• At the end of December a select group of Euromarket veterans gathered under the shadow of Credit Suisse First Boston's tower at Canary Wharf. There were there to watch Bank of England governor Eddie George unveil a monument to perhaps their most outstanding colleague. Michael von Clemm, former chairman of CSFB and Merrill Lynch Capital Markets died on November 6, 1997 at the age of 62.
  • By the time you read this, the most important development in global finance in 50 years will have taken place. At vast expense to private sector banks and non-financial institutions - who have borne almost the entire burden of a task made unnecessarily difficult by the long-evident inability of Europe's governments to act pragnatically or in concert - the euro has been created. Sceptics are still concerned that the costs will far outweigh the benefits. But the apparent altruism of the private sector should tell them something.
  • Telecoms companies kept the capital markets afloat during the second half of 1998. They could play a similar role this year. Charles Olivier considers the industry's financing plans for 1999.
  • Issuer: Republic of Finland
  • Don't knock it. Warburg Dillon Read, the investment banking arm of UBS, comes out the clear winner in this January's poll of polls. Its virtue is consistency and coverage world-wide. While the US houses have their strengths at home, not one can consistently outperform WDR in every market. WDR may have benefited from the effects of the merger on poll results. But that doesn't detract from its commanding position in every major category: underwriting, trading and advising. It's only major weakness is mergers and acquisitions. Merrill Lynch, last year's number one, is let down by results in Euro-commercial paper, foreign exchange and risk management. Deutsche Bank continues to rise overall, but its weaknesses are equity research, Asian equity and advisory. Citigroup with its Salomon addition looks good on paper, but its low-scoring departments are Eurobonds, equities, and credit and equity research. Last year's second half shuffled the pack and we look forward to a wildly different pecking order next January. David Shirreff reports.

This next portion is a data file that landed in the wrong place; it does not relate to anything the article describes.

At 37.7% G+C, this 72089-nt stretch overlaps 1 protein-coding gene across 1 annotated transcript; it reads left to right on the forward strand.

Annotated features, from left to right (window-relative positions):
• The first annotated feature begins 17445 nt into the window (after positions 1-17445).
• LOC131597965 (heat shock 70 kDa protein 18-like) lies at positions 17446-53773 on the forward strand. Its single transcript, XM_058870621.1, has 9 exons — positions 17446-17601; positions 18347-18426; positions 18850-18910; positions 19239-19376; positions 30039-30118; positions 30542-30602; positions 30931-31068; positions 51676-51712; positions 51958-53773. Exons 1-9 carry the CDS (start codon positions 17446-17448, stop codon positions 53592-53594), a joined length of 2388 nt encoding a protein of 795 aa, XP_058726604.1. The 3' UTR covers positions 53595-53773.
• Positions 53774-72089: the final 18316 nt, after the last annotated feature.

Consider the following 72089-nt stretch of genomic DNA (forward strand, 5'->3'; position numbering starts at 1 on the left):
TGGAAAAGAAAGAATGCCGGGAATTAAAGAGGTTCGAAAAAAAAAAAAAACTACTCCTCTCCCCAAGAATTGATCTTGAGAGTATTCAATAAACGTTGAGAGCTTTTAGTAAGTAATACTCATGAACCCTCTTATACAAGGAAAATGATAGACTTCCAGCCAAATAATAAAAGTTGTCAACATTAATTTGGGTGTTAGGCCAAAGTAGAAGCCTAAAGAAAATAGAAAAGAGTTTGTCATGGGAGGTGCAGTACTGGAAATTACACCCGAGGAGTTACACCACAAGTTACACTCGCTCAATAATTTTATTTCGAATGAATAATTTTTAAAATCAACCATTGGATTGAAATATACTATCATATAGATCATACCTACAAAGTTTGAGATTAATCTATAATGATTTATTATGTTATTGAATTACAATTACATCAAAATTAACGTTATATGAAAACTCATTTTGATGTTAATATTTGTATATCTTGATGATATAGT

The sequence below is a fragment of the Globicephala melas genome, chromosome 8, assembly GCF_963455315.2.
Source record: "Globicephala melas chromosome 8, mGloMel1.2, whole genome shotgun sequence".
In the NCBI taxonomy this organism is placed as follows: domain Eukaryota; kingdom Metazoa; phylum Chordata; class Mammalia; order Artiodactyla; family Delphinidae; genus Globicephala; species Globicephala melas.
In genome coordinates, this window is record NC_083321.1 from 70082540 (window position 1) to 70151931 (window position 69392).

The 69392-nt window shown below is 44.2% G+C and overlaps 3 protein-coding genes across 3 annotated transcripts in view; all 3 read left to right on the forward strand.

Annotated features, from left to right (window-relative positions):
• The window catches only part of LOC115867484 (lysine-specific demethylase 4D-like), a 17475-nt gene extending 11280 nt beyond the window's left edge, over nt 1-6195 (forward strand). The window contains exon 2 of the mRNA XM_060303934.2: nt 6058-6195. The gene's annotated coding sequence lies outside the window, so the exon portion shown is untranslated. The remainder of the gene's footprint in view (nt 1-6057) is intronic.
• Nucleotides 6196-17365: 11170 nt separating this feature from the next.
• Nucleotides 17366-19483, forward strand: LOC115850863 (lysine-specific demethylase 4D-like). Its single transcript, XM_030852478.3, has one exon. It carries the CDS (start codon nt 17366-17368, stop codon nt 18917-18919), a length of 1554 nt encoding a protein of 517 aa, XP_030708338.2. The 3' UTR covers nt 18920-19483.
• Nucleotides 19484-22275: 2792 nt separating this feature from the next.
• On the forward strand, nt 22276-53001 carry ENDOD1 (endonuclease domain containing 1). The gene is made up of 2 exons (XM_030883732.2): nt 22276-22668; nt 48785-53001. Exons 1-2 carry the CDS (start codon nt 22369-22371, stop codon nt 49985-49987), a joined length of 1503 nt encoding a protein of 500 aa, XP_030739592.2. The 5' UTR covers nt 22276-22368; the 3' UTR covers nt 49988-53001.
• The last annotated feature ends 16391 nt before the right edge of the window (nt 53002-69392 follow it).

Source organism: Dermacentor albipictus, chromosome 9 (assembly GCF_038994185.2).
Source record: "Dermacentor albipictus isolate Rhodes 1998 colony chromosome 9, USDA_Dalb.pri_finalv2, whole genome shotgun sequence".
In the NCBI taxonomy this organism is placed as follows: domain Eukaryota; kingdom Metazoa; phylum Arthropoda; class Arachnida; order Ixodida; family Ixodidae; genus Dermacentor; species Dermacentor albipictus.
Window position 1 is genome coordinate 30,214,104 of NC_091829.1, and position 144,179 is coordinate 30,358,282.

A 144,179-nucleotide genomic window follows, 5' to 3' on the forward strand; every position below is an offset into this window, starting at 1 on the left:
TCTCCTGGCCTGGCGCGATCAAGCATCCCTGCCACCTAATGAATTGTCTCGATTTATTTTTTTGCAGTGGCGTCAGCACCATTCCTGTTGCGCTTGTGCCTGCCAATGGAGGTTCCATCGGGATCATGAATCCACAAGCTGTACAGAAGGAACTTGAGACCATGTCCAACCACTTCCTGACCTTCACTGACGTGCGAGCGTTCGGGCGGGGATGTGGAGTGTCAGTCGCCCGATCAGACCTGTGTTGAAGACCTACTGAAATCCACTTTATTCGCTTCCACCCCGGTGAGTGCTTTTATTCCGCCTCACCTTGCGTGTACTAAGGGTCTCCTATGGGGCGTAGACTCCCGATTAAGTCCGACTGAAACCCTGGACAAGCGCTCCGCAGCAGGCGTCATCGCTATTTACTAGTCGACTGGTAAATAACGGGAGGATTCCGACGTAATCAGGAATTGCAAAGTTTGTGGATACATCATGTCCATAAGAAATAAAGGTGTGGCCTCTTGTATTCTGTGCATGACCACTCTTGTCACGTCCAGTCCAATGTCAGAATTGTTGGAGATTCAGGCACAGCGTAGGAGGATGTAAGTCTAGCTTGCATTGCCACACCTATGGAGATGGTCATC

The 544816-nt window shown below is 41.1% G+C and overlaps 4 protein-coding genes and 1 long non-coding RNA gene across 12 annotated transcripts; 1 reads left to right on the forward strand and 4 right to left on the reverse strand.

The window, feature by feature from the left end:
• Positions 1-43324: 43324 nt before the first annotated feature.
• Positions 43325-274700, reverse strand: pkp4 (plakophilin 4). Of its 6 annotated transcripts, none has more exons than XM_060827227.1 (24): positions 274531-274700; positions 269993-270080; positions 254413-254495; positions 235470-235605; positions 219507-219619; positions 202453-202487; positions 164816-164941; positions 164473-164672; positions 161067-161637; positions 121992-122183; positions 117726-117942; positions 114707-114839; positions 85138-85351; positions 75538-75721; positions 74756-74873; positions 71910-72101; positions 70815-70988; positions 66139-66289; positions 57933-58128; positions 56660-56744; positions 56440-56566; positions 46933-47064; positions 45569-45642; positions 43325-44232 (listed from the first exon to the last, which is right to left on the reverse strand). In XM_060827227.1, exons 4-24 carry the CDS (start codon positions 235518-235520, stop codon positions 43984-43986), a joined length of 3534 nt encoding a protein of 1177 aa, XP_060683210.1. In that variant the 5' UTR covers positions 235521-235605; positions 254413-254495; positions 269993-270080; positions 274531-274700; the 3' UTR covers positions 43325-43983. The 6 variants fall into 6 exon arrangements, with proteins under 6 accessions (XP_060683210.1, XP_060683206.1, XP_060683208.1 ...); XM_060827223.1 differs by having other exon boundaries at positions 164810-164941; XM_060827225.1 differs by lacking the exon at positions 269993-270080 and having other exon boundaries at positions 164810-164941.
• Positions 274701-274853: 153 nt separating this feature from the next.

• A strange side-benefit of the Asia crisis: Hong Kong becomes less brash, and the service improves. "I've always preferred living in Hong Kong during a recession," says John Manser, the great taipan of Robert Fleming, from the comfort of his London office.
  • When Frank Quattrone left Morgan Stanley in 1996, nearly everyone thought Morgan's technology franchise would go with him. But the Wall Street firm's edge in California wasn't blunted. Quattrone's magic has now faded, and all competitors bar one seem to be floundering. Michelle Celarier reports